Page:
* A majority of scientists will continue to note that: (1) the earth’s climate is changing, (2) humans have some influence over that, and (3) projections are dire if no further action is taken.
*In the short term, pressure systems will build as hot air blows from various directions.
*Long-term trends show that high and low pressure fronts may generate thunder and lightning but little concrete action.
*Optimistic prognosticators indicate that a pressure system built on scientific facts and common sense practices is slowly building–and less threatening climate patterns could dominate in the future. Other forecasters are less hopeful.
A recent U.S. federal report finds that climate change is affecting the natural environment, agriculture, energy production, land/water resources, and human health. Some government officials disagree with the findings, saying the predictions are “worst-case scenarios.” One of the lead authors of the report counters those statements with a list of “five misleading myths” that are being promoted by climate change deniers.
Agriculture and Climate:
Commentators and experts reacted to the report with predictions and observations about specific sections of the United States. This Kansas City publication focuses on potential dangers for Midwest agriculture, and another response says that effects will vary, but major crops in various areas are posed to suffer. A livestock expert also points out that meat production is not a major culprit for climate change–he says modern practices make livestock agriculture more productive and environmentally friendly.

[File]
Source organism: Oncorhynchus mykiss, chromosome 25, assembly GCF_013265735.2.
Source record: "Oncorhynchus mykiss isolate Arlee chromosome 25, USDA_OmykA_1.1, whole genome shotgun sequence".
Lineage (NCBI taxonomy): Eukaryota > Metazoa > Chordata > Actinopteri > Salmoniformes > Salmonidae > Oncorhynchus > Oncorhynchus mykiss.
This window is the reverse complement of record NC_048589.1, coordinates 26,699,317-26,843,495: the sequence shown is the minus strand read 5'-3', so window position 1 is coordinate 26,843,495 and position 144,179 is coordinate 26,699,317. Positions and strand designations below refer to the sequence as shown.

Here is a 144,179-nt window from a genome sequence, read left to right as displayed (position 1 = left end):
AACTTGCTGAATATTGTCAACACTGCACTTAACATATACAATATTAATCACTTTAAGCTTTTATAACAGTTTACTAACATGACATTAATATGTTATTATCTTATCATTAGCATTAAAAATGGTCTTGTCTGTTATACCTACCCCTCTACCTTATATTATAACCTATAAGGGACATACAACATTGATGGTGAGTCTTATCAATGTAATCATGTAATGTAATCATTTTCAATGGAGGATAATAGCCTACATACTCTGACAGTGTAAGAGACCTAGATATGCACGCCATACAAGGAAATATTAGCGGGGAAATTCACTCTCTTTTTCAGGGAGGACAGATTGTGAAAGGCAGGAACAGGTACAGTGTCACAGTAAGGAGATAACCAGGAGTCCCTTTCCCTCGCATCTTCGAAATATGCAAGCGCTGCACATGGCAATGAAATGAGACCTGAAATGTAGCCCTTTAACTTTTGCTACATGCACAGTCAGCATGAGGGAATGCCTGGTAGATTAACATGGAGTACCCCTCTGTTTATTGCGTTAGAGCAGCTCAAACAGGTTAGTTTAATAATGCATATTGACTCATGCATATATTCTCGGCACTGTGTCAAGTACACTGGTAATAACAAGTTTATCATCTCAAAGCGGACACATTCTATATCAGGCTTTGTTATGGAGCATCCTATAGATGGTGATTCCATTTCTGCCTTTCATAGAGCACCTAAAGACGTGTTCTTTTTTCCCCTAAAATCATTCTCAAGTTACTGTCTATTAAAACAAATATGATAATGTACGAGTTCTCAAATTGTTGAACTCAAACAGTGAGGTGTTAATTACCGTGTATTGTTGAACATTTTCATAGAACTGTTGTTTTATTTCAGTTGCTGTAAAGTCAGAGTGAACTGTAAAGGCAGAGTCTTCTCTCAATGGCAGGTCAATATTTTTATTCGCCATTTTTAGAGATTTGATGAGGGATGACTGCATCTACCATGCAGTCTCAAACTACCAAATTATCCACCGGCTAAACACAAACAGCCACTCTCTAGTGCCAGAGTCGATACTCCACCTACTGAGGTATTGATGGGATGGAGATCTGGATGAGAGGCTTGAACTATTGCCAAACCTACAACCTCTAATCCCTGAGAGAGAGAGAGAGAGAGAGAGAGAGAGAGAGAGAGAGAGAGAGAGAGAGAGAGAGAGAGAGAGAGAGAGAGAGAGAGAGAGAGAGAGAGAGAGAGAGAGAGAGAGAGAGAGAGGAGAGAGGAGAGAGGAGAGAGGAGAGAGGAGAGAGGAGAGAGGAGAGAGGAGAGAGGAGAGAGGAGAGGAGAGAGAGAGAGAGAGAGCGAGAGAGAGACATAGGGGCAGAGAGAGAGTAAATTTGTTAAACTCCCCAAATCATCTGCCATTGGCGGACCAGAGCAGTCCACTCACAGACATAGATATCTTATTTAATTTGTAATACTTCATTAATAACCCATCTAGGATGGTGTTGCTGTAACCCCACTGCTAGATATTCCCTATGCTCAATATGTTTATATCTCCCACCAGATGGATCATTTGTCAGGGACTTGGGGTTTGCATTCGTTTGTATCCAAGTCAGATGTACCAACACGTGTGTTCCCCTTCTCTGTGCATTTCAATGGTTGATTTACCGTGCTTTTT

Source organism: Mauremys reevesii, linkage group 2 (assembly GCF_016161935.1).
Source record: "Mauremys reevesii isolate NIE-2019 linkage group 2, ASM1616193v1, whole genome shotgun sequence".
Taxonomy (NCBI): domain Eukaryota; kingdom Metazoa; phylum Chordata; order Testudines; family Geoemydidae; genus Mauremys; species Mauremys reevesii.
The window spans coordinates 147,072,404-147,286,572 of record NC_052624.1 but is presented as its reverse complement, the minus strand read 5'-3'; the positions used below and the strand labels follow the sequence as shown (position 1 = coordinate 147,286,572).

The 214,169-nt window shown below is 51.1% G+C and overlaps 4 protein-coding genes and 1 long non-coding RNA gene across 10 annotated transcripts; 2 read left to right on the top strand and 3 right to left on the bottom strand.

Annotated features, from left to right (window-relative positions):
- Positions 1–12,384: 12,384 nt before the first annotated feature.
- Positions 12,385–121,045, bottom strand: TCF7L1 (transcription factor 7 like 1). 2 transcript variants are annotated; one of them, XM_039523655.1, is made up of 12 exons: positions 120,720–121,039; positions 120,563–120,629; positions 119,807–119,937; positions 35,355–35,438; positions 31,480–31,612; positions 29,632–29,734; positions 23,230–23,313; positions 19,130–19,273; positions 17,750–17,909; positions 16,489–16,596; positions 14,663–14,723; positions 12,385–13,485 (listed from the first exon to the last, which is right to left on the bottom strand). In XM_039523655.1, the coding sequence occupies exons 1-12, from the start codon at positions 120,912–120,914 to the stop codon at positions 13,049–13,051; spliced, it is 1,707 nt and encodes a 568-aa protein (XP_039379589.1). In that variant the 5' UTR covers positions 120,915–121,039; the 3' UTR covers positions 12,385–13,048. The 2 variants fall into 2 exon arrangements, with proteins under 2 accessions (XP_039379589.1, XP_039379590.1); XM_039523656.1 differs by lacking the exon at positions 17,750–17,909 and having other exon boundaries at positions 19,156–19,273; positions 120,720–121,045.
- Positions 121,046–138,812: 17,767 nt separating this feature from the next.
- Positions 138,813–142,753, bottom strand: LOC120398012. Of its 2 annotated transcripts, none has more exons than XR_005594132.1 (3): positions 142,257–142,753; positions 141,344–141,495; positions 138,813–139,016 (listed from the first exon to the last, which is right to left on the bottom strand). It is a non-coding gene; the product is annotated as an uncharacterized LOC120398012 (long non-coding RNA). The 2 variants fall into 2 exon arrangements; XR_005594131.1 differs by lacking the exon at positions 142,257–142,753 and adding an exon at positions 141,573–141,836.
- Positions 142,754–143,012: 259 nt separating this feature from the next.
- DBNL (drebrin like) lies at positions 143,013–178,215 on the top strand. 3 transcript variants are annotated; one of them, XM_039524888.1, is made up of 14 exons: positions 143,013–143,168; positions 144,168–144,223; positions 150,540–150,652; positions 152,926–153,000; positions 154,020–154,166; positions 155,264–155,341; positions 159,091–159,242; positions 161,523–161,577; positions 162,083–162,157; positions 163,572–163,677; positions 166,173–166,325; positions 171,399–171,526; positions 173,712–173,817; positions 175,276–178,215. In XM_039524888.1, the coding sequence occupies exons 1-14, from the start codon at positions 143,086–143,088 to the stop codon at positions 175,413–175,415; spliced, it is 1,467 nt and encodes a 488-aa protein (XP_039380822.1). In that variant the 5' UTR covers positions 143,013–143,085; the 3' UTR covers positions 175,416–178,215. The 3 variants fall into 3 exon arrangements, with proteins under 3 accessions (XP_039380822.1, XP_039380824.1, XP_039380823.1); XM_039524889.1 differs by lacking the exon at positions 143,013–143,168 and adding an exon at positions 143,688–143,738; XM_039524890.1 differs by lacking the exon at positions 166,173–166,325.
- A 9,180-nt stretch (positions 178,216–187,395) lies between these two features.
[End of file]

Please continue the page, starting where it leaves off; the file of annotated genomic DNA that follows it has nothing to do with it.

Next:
A Blast of Hot and Cold Air:
|What we’re all trying to avoid.|
According to this report, combined data from NOAA and NASA show that the twenty warmest years on record have all come since 1995. Of course, old timers can point out extreme weather seasons in the past. Dad was a teenager when the 1940 Armistice Day blizzard “froze roosting birds to branches in the trees” and “stranded children in the one-room school houses that dotted the rural areas.” And the heat waves of the 1930s were burned into the psyche of some of the farmers we worked for when we were kids: “Folks slept in their front yards and went to the town ice house to buy chips of ice. Main Street was melting and horses were dying on the farm.” A little hyperbole didn’t go wrong either: “It was so hot the eggs were hard boiled before we even cracked them to fry on a car hood, and the cows were only producing evaporated milk.”
by dan gogerty (map from noaaclimate.gov, report cover from globalchange.gov, and cartoon from pinterest.com)
Your donation to CAST helps support the CAST mission of communicating science to meet the challenge of producing enough food, fiber and fuel for a growing population. Every gift, no matter the size, is appreciated.